An action-stuffed chronicle of one boy’s journey to self-enlightenment and martial arts mastery with heavy existential and spiritual philosophical undertones.

Pub Date: July 17, 2014

ISBN: 978-0-9929738-0-3

Page Count: 170

Publisher: Kory Juul Enterprises Corp

Review Posted Online: Nov. 24, 2015

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A fast-paced romantic drama with a touch of Roma magic.

The Lie They Told

A YOUNG ADULT NOVEL

When a teenage girl in 1925 Chicago kills her violent stepfather, her mother takes the blame in this YA novel.

Carola Pawlak, 15, living in Chicago’s Polish Town, is shy, studious, and badly dressed, although other girls sometimes say her looks are “promising.” She dreams of becoming a writer and has few friends other than Stan Carlson, a handsome Roma boy. She and her sweet mother, Maria, walk on eggshells around Carola’s angry, explosive stepfather, Henry Jaworski. That is, until a fight one day in which Carola, trying to protect her mother, strikes back. He attempts to destroy a prized silver amulet that Stan gave her—but it has a hidden knife, and Carola plunges it into Henry’s chest. Maria confesses to the crime, forcing a promise from Carola to go along, and is arrested. Unexpected help then arrives: Louise Lazaar, “the Chicago Tribune’s leading ‘sob sister.’ ” Sensing a story, Lazaar brings Carola to see T.J. O’Malley, Chicago’s best criminal lawyer, who takes her mother’s case. Carola gets a makeover—bobbed hair, cosmetics, new clothes—and Lazaar dubs her and Maria the “Mother-Daughter Angels,” writing stories such as, “‘She Did It for Me,’ Says Angel Daughter.” But Maria’s still in danger from other prisoners, and Carola learns that Stan’s in trouble for giving her the mysterious amulet. Arbeiter (A Mouton Coat: The Hunt for a Mother’s Story, 2013, etc.) offers a sympathetic YA heroine who’s also conventional in that she doesn’t feel beautiful but is, and she wants to be a writer. Her romance with Stan is sweet and provides a little heat, and Carola has a chance to play the rescuer instead of the rescuee, which is unusual in the YA genre. The 1920s setting is also vivid; Arbeiter gives a well-rounded sense of the era’s highlights, such as flappers and actor Rudolph Valentino, and challenges, such as crime and injustice.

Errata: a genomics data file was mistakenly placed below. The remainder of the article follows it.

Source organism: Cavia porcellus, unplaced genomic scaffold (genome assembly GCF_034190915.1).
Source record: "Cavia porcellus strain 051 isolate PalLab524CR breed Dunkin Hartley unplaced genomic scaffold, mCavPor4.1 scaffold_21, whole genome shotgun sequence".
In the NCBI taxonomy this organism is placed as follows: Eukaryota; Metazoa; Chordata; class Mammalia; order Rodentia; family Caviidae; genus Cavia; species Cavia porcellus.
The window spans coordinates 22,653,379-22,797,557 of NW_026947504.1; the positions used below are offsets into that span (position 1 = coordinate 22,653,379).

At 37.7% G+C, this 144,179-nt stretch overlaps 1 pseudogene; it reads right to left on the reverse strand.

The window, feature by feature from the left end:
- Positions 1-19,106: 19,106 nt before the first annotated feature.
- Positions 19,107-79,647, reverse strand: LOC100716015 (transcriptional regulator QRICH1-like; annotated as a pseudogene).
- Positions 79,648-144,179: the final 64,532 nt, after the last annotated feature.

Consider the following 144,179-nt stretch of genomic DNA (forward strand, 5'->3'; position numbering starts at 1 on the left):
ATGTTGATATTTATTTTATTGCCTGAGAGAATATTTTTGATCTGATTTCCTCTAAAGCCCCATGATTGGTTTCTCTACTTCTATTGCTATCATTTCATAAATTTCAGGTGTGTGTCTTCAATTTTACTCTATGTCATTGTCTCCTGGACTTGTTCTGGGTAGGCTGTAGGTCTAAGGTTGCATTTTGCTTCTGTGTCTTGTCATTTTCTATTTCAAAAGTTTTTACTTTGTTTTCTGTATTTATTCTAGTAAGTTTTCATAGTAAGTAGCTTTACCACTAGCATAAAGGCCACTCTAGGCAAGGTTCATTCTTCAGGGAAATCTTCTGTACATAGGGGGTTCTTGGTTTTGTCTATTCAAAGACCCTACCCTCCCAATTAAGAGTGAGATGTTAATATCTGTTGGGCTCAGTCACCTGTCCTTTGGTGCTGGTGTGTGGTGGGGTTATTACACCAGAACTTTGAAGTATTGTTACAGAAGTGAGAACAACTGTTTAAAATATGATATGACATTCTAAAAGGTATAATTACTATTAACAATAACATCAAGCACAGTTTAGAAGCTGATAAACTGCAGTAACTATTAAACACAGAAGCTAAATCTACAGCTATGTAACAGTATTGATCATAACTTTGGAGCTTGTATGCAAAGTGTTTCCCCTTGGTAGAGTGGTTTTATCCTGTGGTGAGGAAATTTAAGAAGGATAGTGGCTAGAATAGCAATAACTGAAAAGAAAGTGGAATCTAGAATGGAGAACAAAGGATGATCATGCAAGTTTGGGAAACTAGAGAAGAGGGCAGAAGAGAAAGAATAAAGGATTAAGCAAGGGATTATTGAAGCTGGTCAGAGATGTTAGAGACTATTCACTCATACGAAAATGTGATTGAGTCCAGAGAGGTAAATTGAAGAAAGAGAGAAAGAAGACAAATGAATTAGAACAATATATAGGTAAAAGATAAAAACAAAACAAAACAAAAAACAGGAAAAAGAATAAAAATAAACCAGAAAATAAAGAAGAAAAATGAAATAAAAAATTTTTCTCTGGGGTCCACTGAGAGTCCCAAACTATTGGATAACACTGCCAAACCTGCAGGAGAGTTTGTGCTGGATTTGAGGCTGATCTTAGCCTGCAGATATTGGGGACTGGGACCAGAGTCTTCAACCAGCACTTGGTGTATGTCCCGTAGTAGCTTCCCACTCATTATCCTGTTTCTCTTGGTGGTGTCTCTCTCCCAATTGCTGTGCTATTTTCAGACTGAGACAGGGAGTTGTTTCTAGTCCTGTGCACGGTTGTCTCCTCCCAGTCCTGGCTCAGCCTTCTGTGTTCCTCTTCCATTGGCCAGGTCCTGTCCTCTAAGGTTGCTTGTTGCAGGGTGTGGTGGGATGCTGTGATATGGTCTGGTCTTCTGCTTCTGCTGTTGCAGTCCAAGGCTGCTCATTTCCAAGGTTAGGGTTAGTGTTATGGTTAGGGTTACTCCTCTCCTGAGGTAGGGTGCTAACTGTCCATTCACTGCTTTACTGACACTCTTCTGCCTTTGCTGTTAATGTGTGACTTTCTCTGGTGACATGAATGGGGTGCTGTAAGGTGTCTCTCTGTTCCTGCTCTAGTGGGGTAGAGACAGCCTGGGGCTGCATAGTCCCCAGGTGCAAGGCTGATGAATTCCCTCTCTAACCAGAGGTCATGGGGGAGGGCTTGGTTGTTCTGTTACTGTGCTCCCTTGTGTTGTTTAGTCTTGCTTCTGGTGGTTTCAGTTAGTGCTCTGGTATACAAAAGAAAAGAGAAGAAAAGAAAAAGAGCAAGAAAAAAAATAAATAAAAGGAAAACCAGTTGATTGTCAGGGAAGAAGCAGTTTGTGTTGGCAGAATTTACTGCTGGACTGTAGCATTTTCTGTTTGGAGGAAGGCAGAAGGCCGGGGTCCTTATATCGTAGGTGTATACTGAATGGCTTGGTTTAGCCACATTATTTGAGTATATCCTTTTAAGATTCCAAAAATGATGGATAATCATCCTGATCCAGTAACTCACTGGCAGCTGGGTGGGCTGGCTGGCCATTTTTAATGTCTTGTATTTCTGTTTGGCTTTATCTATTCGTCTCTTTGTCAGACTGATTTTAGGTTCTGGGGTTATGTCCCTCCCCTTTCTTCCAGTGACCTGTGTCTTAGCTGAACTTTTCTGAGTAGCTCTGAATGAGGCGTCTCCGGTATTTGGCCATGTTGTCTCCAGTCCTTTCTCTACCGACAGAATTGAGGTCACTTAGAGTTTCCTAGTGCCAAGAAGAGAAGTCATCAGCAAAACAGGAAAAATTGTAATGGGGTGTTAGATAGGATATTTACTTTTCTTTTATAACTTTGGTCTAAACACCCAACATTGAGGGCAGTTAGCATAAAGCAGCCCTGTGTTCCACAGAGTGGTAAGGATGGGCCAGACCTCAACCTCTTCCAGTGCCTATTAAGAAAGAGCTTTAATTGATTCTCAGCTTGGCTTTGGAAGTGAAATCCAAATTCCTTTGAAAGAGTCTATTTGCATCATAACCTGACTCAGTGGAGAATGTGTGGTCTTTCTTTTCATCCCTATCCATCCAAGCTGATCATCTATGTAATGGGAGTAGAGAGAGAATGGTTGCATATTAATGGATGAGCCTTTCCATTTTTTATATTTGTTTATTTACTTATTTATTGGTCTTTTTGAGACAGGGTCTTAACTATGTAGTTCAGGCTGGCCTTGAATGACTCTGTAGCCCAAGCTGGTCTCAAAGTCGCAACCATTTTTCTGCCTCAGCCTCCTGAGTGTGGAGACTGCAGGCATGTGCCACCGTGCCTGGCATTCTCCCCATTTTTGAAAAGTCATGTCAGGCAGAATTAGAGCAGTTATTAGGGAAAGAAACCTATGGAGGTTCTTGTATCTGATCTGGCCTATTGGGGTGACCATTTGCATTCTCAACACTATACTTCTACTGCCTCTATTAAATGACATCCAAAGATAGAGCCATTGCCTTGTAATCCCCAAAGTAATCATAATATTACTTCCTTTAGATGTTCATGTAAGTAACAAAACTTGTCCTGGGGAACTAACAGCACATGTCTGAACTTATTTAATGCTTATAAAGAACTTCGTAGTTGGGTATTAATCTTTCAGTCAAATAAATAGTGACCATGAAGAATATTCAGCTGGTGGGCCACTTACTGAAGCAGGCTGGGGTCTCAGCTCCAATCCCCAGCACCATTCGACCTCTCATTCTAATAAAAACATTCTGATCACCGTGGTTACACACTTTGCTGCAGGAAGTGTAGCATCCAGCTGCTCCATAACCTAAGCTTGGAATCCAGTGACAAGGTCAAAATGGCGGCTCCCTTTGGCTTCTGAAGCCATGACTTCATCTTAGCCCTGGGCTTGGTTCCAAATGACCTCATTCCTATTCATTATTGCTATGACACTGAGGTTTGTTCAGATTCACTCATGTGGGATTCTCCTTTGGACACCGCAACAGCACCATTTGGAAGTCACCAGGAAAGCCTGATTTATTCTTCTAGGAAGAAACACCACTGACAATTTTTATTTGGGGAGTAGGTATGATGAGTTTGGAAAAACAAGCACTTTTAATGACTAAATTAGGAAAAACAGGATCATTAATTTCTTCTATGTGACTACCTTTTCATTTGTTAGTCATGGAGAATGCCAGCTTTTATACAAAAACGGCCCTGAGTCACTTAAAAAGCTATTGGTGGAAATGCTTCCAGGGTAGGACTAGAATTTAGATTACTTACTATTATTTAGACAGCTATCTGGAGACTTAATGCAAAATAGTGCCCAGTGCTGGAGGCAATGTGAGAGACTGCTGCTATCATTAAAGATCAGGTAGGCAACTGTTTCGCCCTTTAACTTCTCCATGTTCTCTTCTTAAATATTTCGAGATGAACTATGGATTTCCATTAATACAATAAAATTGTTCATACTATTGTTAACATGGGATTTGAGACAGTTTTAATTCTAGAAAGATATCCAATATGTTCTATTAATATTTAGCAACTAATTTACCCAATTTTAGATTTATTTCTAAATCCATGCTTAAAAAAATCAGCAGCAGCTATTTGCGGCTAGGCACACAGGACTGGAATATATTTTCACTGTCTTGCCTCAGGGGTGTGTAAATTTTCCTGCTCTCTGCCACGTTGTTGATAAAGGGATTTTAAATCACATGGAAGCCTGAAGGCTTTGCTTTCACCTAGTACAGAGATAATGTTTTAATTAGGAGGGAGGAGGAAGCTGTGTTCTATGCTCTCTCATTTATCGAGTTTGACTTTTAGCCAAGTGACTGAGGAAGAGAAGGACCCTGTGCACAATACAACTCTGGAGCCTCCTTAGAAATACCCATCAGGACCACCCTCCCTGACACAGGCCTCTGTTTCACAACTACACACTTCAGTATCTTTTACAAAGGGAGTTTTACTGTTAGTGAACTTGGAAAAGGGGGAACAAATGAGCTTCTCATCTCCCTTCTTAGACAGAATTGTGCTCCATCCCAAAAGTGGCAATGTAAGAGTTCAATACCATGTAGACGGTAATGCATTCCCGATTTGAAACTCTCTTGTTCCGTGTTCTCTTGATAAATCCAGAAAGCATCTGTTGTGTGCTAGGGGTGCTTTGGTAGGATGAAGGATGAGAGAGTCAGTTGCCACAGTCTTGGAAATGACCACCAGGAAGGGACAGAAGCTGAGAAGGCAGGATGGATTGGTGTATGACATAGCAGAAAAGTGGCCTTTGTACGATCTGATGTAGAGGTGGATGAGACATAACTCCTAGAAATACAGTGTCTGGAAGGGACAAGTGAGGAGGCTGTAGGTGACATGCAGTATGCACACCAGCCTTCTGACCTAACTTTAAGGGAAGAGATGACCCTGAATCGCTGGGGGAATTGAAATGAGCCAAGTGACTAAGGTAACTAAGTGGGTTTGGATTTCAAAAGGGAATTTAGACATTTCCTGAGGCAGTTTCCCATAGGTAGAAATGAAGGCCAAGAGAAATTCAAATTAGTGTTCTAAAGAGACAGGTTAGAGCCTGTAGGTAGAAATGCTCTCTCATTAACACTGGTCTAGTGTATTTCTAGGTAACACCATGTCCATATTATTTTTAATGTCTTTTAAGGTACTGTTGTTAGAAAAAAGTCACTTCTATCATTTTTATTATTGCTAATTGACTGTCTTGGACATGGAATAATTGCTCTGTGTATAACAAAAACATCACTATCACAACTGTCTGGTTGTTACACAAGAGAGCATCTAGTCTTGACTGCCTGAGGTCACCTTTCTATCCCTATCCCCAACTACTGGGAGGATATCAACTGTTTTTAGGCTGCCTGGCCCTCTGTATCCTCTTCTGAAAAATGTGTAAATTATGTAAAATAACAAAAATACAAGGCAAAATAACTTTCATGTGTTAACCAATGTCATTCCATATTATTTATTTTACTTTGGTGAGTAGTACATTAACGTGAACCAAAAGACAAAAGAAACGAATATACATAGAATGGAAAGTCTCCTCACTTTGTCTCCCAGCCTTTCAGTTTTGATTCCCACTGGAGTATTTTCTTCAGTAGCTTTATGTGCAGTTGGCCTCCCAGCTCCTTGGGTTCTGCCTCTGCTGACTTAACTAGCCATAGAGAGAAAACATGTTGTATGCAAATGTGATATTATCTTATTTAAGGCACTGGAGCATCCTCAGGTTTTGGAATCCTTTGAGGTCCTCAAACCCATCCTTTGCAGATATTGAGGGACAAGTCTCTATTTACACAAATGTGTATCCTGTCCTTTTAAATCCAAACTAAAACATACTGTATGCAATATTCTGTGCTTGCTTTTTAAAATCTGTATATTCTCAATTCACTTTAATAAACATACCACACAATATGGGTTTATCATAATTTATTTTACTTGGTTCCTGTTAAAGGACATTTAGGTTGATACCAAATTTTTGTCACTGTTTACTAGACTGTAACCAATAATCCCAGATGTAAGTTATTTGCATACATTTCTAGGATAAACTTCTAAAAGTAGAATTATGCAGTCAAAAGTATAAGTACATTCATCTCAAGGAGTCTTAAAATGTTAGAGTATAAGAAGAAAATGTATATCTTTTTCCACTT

A fast-paced romantic drama with a touch of Roma magic.

Pub Date: June 18, 2015

ISBN: 978-1-938812-59-0

Page Count: 239

Publisher: Full Court Press

Review Posted Online: June 28, 2016

Kirkus Reviews Issue: Aug. 15, 2016